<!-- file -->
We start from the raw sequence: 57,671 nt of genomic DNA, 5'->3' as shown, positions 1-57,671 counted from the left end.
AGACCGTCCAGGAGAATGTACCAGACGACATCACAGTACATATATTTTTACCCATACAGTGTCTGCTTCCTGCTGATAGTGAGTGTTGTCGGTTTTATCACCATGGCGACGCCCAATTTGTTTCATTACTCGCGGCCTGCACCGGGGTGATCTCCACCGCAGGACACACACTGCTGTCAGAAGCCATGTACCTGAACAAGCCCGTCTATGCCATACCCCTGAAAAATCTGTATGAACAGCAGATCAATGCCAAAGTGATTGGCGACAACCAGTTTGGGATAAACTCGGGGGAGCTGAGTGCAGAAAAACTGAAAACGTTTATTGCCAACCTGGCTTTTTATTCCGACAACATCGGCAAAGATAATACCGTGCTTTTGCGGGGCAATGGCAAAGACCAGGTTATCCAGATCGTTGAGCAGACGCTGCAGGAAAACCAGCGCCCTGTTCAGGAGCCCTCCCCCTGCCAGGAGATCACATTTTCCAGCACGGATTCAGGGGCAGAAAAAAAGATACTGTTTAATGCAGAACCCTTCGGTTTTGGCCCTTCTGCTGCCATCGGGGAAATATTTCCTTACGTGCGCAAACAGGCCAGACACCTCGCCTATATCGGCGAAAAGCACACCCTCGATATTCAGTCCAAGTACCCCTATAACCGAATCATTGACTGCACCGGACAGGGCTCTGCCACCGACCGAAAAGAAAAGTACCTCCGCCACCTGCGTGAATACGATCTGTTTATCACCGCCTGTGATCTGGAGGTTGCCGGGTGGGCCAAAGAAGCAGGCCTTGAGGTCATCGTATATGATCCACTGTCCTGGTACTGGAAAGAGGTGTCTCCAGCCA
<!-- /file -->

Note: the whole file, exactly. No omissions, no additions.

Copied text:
We start from the raw sequence: 57,671 nt of genomic DNA, 5'->3' as shown, positions 1-57,671 counted from the left end.
AGACCGTCCAGGAGAATGTACCAGACGACATCACAGTACATATATTTTTACCCATACAGTGTCTGCTTCCTGCTGATAGTGAGTGTTGTCGGTTTTATCACCATGGCGACGCCCAATTTGTTTCATTACTCGCGGCCTGCACCGGGGTGATCTCCACCGCAGGACACACACTGCTGTCAGAAGCCATGTACCTGAACAAGCCCGTCTATGCCATACCCCTGAAAAATCTGTATGAACAGCAGATCAATGCCAAAGTGATTGGCGACAACCAGTTTGGGATAAACTCGGGGGAGCTGAGTGCAGAAAAACTGAAAACGTTTATTGCCAACCTGGCTTTTTATTCCGACAACATCGGCAAAGATAATACCGTGCTTTTGCGGGGCAATGGCAAAGACCAGGTTATCCAGATCGTTGAGCAGACGCTGCAGGAAAACCAGCGCCCTGTTCAGGAGCCCTCCCCCTGCCAGGAGATCACATTTTCCAGCACGGATTCAGGGGCAGAAAAAAAGATACTGTTTAATGCAGAACCCTTCGGTTTTGGCCCTTCTGCTGCCATCGGGGAAATATTTCCTTACGTGCGCAAACAGGCCAGACACCTCGCCTATATCGGCGAAAAGCACACCCTCGATATTCAGTCCAAGTACCCCTATAACCGAATCATTGACTGCACCGGACAGGGCTCTGCCACCGACCGAAAAGAAAAGTACCTCCGCCACCTGCGTGAATACGATCTGTTTATCACCGCCTGTGATCTGGAGGTTGCCGGGTGGGCCAAAGAAGCAGGCCTTGAGGTCATCGTATATGATCCACTGTCCTGGTACTGGAAAGAGGTGTCTCCAGCCA